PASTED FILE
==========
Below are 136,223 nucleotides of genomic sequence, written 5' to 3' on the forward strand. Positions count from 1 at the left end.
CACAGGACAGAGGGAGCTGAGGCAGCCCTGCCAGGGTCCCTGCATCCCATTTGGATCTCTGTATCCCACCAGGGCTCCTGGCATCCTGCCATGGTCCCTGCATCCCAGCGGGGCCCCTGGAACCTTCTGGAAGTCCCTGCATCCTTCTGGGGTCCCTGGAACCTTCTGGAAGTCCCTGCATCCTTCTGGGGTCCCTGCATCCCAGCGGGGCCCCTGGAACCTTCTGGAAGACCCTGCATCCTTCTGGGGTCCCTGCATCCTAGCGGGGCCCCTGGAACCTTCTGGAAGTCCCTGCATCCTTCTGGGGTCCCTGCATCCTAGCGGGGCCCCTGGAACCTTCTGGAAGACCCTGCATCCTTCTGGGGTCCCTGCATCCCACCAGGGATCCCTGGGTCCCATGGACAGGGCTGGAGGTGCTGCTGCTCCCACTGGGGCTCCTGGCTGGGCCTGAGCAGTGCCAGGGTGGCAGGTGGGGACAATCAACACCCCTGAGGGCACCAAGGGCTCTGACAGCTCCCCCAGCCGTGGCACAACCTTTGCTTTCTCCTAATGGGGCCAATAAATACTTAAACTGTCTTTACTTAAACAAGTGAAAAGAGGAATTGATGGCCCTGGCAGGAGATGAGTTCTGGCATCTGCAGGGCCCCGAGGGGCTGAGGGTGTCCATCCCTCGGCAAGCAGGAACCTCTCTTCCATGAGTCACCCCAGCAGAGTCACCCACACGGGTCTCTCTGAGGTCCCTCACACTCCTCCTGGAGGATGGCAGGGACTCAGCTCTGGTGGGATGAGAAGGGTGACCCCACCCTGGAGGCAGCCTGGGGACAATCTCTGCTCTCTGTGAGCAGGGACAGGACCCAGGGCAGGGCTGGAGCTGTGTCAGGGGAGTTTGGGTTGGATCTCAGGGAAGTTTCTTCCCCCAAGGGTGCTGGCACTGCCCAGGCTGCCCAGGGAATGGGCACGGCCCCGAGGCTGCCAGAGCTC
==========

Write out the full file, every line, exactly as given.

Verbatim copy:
Below are 136,223 nucleotides of genomic sequence, written 5' to 3' on the forward strand. Positions count from 1 at the left end.
CACAGGACAGAGGGAGCTGAGGCAGCCCTGCCAGGGTCCCTGCATCCCATTTGGATCTCTGTATCCCACCAGGGCTCCTGGCATCCTGCCATGGTCCCTGCATCCCAGCGGGGCCCCTGGAACCTTCTGGAAGTCCCTGCATCCTTCTGGGGTCCCTGGAACCTTCTGGAAGTCCCTGCATCCTTCTGGGGTCCCTGCATCCCAGCGGGGCCCCTGGAACCTTCTGGAAGACCCTGCATCCTTCTGGGGTCCCTGCATCCTAGCGGGGCCCCTGGAACCTTCTGGAAGTCCCTGCATCCTTCTGGGGTCCCTGCATCCTAGCGGGGCCCCTGGAACCTTCTGGAAGACCCTGCATCCTTCTGGGGTCCCTGCATCCCACCAGGGATCCCTGGGTCCCATGGACAGGGCTGGAGGTGCTGCTGCTCCCACTGGGGCTCCTGGCTGGGCCTGAGCAGTGCCAGGGTGGCAGGTGGGGACAATCAACACCCCTGAGGGCACCAAGGGCTCTGACAGCTCCCCCAGCCGTGGCACAACCTTTGCTTTCTCCTAATGGGGCCAATAAATACTTAAACTGTCTTTACTTAAACAAGTGAAAAGAGGAATTGATGGCCCTGGCAGGAGATGAGTTCTGGCATCTGCAGGGCCCCGAGGGGCTGAGGGTGTCCATCCCTCGGCAAGCAGGAACCTCTCTTCCATGAGTCACCCCAGCAGAGTCACCCACACGGGTCTCTCTGAGGTCCCTCACACTCCTCCTGGAGGATGGCAGGGACTCAGCTCTGGTGGGATGAGAAGGGTGACCCCACCCTGGAGGCAGCCTGGGGACAATCTCTGCTCTCTGTGAGCAGGGACAGGACCCAGGGCAGGGCTGGAGCTGTGTCAGGGGAGTTTGGGTTGGATCTCAGGGAAGTTTCTTCCCCCAAGGGTGCTGGCACTGCCCAGGCTGCCCAGGGAATGGGCACGGCCCCGAGGCTGCCAGAGCTC